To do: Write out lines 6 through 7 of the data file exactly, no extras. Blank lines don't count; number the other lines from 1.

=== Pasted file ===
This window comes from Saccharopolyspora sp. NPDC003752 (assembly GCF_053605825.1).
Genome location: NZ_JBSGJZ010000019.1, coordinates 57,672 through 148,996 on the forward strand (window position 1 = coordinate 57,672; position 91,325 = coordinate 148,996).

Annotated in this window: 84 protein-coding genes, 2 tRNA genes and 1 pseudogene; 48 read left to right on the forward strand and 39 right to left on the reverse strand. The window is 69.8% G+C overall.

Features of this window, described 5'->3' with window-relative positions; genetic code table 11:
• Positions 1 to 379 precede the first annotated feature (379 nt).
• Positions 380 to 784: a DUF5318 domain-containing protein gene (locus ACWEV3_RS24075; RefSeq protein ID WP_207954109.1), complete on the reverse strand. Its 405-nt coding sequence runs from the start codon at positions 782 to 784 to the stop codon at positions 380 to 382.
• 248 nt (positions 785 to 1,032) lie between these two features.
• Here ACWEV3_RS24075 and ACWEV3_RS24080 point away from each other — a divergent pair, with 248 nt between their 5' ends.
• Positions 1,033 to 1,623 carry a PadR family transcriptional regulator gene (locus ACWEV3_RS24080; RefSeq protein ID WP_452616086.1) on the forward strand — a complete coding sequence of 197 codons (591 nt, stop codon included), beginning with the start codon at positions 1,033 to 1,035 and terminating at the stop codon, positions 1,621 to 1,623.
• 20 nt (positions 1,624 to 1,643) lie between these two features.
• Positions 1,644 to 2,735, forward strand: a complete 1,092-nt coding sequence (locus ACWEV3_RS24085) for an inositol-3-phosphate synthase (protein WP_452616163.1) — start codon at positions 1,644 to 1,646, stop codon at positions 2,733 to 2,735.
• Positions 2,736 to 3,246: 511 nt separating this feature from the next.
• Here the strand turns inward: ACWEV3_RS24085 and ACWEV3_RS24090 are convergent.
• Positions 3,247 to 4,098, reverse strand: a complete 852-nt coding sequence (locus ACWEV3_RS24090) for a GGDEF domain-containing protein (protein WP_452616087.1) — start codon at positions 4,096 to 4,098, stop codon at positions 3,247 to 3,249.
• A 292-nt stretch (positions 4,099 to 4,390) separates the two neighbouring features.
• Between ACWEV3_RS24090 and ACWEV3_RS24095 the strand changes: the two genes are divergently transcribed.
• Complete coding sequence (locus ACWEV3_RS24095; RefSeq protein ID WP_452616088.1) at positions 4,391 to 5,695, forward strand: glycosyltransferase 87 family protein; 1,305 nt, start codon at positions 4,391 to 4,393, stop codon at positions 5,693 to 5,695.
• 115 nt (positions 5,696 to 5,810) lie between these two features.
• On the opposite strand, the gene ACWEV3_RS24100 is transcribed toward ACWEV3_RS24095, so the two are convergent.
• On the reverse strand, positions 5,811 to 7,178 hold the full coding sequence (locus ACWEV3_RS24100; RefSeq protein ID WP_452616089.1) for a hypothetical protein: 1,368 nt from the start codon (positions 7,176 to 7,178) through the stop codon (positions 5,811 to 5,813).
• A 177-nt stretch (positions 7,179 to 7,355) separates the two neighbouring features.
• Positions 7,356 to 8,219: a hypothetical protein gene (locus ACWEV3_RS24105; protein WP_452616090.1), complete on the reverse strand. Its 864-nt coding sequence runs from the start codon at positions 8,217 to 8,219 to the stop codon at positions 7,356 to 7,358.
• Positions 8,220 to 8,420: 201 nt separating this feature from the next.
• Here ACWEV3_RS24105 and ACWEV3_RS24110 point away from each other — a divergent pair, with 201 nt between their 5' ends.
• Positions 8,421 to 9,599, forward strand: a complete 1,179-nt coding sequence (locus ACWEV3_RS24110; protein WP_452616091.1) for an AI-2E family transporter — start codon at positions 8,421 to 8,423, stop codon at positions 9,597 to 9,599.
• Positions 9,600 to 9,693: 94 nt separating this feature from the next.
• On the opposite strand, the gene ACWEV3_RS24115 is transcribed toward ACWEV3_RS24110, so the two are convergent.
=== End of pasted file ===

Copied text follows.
• Positions 380 to 784: a DUF5318 domain-containing protein gene (locus ACWEV3_RS24075; RefSeq protein ID WP_207954109.1), complete on the reverse strand. Its 405-nt coding sequence runs from the start codon at positions 782 to 784 to the stop codon at positions 380 to 382.
• 248 nt (positions 785 to 1,032) lie between these two features.